B: What does he do in his spare time, save babies?

J: But Steve, Steve, that segment on their shows kept the viewers there long enough for the next round of commercials.

S: Yeah, right. It was clearly like a human-interest story, almost; they didn't feel that they needed to interject any actual science in their science reporting. It was terrible. Terrible.

J: Pesky science would kill the story. Come on.

E: Science is boring.

S: I also did a Google search just to see what the print media was saying about this and it was basically the same thing. It was just the same story. I found one mainstream print article that even mentioned the scientific criticism or the skepticism about these claims.

B: Print?

S: Print. And I think, Bob, you found the same one doing the same kind of search I did—

B: Yeah.

S: This was published by World News Daily and, by coincidence, was written by an old friend of ours, Joe Kovacs.

J: Hey Joe!

S: He included what we just said—this kinda violates the second law of thermodynamics; they're not counting the energy going into the process, et cetera. However, I also noticed that he included that at the end of his article, basically copying it from science bloggers. That's where he got his information from. So the one sort of side point that I want to make about this, and this is something that we talk about on this show occasionally: this case, in my opinion, the old-school traditional media utterly failed the public in dealing with this story. They were credulous; they didn't do the proper investigation; they did not give the public the information they need to actually judge the story or to understand it. The new Internet-based science blogging media did a wonderful job of dealing with this story; gave complete information; gave all the background scientific information. If you read a science blogger's take on this, you got the story; you read traditional print or TV media, you got a credulous childish story.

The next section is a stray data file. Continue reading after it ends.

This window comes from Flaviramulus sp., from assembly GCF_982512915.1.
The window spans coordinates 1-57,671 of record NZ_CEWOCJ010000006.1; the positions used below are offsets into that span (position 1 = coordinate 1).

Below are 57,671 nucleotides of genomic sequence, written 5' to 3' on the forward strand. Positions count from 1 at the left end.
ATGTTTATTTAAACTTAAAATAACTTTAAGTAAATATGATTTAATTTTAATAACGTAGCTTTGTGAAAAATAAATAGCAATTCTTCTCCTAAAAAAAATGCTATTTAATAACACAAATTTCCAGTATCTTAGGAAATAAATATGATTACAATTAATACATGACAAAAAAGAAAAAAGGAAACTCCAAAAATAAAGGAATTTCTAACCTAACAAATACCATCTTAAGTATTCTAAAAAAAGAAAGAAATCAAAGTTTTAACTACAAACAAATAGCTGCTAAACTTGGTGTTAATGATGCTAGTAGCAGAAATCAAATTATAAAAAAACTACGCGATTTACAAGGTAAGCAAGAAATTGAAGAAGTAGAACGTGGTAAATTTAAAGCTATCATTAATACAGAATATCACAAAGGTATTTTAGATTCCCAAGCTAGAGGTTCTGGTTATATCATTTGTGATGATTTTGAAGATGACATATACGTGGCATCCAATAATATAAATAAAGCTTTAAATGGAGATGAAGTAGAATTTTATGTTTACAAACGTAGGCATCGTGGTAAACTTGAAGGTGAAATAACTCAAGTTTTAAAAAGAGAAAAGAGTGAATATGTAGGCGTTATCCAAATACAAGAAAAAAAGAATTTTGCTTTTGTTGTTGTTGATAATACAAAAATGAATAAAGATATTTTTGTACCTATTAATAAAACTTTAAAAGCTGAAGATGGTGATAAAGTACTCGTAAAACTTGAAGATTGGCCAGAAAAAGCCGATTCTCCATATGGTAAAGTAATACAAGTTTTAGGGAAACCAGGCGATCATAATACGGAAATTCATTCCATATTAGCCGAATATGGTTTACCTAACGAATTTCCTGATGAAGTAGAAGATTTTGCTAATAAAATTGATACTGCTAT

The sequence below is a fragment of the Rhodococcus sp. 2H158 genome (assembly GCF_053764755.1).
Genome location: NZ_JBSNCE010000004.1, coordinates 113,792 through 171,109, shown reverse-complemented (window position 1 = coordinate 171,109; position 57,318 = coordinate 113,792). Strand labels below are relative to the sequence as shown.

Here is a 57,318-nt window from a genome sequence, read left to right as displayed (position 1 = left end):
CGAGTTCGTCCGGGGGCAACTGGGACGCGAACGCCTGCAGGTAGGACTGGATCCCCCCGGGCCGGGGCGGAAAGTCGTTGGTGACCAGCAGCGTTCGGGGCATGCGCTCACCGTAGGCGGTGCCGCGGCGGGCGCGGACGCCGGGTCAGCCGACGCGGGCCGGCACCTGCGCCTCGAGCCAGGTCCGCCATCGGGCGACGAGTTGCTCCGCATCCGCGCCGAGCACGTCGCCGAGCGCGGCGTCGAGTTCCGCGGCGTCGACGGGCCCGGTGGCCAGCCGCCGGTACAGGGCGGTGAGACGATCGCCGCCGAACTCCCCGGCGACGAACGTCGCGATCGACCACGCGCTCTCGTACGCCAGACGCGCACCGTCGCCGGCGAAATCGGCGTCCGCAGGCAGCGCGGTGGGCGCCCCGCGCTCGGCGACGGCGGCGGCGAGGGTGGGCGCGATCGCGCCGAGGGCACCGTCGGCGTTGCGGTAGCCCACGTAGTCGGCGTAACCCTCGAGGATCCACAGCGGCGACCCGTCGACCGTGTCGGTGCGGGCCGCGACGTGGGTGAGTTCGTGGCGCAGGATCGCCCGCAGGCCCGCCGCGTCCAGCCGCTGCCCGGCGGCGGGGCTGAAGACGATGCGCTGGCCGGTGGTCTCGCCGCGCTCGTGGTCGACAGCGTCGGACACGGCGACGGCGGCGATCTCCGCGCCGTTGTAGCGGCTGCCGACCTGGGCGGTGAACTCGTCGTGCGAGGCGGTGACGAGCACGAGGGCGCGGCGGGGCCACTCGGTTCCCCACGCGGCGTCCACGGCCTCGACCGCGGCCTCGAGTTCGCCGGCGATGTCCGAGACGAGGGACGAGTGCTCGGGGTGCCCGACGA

J: And there it lies. There's a microcosm of what's happening today.

S: Exactly. That's why that struck me. Right there, leads me to believe that the new media is going to kill to a large degree the old media, and good riddance because it's better.

J: A good question to be asked now would be—the people that they send to do these interviews with the number of people that are burning salt water; did they know the difference or did they buy it hook, line, and sinker, or was it a conscious decision? "We're going to show this in a particular way regardless of what I know better. I know that this is bullshit but we're going to do it because my manager needs me, my boss needs me"—

R: I'm sure they bought it.

B: Yeah, I don't think they had any clue what was really going on.

R: Yeah, the guy sounds like he knows what he's talking about and he demonstrates what he's done. When you know nothing about physics and energy loss you'll bite that and you're done for. So I don't think that there's some conspiracy where they're all... that the mainstream media knows that this guy's a quack, but still put him on. I think they've—

B: Their fault was that they don't go to some people with some serious credentials and discuss this with chemists and engineers and say "hey, what are some alternative explanations?" That's where they really fell down. They just bought it and reported it without digging any deeper.

S: This is my personal experience, not with this particular story but with stories like this: that the journalists have a pretty good sense that this is BS. They don't really buy it; they know that something is probably wrong with this; they have enough sense to know that but they don't care and they don't care to investigate that. So it's a combination.